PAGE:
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Sightseers (2012)

Rating: 8/10

Running Time: 88 minutes

UK Certificate: 15

For those, like myself, who spent their childhoods holidaying in the North of England, there always seemed to be something missing. I always thought it was consistent weather, out of the ordinary experiences and bikini babes but according to Ben Wheatley’s Sightseers, it turns out it was just a bit of harmless serial killing.

This brilliant British black comedy stars Alice Lowe and Steve Oram as Chris and Tina, an oddball couple who escape Tina’s domineering mother and go caravaning across the North of England. What starts as an adrenalin-fueled tour of such incredible sights as the Crich Tramway and Keswick Pencil Museums snowballs into a gruesome killing spree that could end up making or breaking their holiday.

Sightseers starts pretty shakily but it more than sufficiently recovers by following a full-blown policy of escalation. The comedy gets darker and darker and the plot gets wildly out of hand as every drop of substance is wrung out of not just the serial killing Average Joes storyline but also classic Brits on holiday situations. Every time you think that Wheatley and Lowe and Oram, as writers and stars, have pushed the boundaries as far they can, they go further but always in a unique, very humorous and strangely believable way.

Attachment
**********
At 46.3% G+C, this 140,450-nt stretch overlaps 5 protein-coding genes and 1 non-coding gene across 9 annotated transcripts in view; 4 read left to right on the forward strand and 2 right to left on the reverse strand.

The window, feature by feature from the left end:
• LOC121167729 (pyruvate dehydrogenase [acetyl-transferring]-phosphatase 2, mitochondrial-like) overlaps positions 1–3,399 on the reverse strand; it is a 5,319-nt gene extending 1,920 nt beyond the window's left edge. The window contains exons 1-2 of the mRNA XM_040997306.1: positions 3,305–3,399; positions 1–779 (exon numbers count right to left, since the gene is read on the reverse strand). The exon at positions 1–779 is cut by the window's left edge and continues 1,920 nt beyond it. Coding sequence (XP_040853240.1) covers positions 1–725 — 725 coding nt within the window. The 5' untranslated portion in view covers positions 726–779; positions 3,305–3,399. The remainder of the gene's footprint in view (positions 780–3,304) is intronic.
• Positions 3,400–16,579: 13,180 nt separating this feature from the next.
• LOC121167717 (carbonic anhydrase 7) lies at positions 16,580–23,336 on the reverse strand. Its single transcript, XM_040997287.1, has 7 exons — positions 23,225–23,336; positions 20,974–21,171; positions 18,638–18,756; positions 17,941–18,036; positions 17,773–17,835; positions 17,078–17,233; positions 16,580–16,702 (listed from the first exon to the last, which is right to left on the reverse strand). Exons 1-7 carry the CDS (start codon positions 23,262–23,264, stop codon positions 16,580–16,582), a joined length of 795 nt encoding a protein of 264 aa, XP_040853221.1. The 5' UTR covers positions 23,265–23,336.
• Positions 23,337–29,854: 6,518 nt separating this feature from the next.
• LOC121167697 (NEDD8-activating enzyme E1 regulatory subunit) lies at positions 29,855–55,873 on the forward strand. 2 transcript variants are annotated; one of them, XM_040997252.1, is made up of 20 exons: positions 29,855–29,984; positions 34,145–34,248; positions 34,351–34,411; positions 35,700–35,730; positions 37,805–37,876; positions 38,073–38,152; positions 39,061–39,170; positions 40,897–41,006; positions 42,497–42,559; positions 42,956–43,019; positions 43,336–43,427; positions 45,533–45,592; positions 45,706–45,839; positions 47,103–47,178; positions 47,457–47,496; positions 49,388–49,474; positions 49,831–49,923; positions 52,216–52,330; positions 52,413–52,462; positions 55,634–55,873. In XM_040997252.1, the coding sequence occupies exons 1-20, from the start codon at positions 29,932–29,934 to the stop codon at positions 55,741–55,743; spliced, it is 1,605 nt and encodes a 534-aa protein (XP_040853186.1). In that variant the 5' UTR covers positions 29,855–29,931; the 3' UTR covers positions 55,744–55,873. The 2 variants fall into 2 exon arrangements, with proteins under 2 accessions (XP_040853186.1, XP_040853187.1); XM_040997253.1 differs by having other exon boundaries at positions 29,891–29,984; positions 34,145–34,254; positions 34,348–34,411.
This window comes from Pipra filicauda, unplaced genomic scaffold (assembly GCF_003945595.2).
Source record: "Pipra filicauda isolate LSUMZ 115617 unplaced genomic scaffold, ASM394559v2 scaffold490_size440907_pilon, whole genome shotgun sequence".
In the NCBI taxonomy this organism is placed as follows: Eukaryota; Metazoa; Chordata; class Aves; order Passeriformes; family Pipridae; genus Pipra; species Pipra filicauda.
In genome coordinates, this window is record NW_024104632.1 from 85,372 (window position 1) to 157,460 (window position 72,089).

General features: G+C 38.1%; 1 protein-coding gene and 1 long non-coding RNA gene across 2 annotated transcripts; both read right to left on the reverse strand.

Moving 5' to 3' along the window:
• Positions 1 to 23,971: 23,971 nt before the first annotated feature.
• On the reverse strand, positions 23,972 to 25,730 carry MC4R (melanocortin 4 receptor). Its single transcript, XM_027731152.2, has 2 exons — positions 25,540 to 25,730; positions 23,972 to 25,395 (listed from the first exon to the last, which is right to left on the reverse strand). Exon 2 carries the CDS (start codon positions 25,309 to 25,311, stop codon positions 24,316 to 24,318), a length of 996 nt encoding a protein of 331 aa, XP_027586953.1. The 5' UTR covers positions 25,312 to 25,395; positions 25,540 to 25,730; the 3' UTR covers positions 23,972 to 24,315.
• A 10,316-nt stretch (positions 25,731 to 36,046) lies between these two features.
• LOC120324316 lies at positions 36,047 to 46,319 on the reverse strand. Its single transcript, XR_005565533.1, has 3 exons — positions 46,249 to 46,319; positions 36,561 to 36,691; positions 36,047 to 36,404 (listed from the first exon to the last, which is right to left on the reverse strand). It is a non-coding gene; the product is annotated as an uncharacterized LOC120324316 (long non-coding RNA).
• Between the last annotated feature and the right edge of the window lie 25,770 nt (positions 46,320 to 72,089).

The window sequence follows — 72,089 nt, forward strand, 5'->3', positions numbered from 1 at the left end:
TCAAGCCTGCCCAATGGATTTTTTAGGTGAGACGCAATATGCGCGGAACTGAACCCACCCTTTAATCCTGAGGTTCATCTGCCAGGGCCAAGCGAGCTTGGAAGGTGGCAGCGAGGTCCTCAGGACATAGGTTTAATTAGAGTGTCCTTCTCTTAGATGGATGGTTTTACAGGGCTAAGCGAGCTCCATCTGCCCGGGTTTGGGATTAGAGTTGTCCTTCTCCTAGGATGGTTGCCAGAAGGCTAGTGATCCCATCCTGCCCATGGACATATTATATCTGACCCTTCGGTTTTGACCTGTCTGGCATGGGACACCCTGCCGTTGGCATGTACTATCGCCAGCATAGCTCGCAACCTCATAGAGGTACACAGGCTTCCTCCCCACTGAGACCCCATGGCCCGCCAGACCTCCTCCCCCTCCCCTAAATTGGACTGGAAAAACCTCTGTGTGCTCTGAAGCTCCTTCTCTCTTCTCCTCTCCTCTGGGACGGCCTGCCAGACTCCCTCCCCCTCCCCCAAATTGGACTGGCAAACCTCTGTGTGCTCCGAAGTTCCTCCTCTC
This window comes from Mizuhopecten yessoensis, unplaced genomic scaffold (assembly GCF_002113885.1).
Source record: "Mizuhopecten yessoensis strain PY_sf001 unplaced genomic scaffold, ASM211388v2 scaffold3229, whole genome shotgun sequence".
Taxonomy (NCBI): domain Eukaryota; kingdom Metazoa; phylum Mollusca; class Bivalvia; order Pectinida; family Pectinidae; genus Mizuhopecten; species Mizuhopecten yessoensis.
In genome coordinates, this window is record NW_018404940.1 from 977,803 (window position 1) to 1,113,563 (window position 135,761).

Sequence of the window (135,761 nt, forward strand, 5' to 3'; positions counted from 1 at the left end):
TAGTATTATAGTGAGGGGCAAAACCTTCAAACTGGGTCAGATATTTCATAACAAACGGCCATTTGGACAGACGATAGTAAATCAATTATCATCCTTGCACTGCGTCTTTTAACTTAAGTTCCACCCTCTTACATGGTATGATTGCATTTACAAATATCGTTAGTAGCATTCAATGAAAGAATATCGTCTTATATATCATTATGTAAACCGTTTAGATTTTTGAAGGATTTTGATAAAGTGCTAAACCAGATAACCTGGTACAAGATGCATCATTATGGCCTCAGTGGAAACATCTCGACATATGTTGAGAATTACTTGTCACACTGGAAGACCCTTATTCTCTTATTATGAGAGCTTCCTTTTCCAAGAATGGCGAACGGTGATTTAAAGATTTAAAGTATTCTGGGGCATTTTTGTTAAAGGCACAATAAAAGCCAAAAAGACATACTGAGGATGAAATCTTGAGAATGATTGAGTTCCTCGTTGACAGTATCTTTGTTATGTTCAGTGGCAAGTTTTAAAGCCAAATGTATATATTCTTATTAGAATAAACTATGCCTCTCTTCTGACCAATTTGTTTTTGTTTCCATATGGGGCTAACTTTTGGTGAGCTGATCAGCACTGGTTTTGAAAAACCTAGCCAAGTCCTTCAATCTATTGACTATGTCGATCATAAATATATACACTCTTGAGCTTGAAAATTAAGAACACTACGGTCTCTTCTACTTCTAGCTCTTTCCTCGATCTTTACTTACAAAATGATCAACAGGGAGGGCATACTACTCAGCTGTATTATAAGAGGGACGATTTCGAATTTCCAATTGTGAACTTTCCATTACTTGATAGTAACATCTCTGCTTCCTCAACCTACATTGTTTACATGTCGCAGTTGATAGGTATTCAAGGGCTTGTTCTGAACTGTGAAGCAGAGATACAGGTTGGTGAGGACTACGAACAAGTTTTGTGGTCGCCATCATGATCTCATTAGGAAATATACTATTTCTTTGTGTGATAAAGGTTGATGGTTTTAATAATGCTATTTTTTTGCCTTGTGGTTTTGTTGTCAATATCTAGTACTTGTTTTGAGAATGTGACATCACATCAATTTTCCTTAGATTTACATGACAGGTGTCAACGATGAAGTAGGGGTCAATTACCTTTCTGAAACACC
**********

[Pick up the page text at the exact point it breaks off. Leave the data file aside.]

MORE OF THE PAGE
There’s also the impressive cinematography which is understated but also very well executed as the tour through the Lake District proves an excellent accompaniment to the action, spectrum of classic English scumbag characters and incredible on-the-ball dialogue. As was seen with Skyfall recently, there’s something unique about the pairing of the British countryside with drab weather that can be so atmospherically and aesthetically pleasing and which you just don’t get in the usual locations that are bathed in that fiery ball some call the sun.

Get past the opening sequence, let Sightseers immerse you and you will laugh.

It's Got: Very funny dialogue, originality, lovely cinematography

It Needs: A little open-mindedness and patience to get into the good stuff


You can’t get any darker than this excellent British black comedy that immerses you in a holiday that’s much more interesting than yours.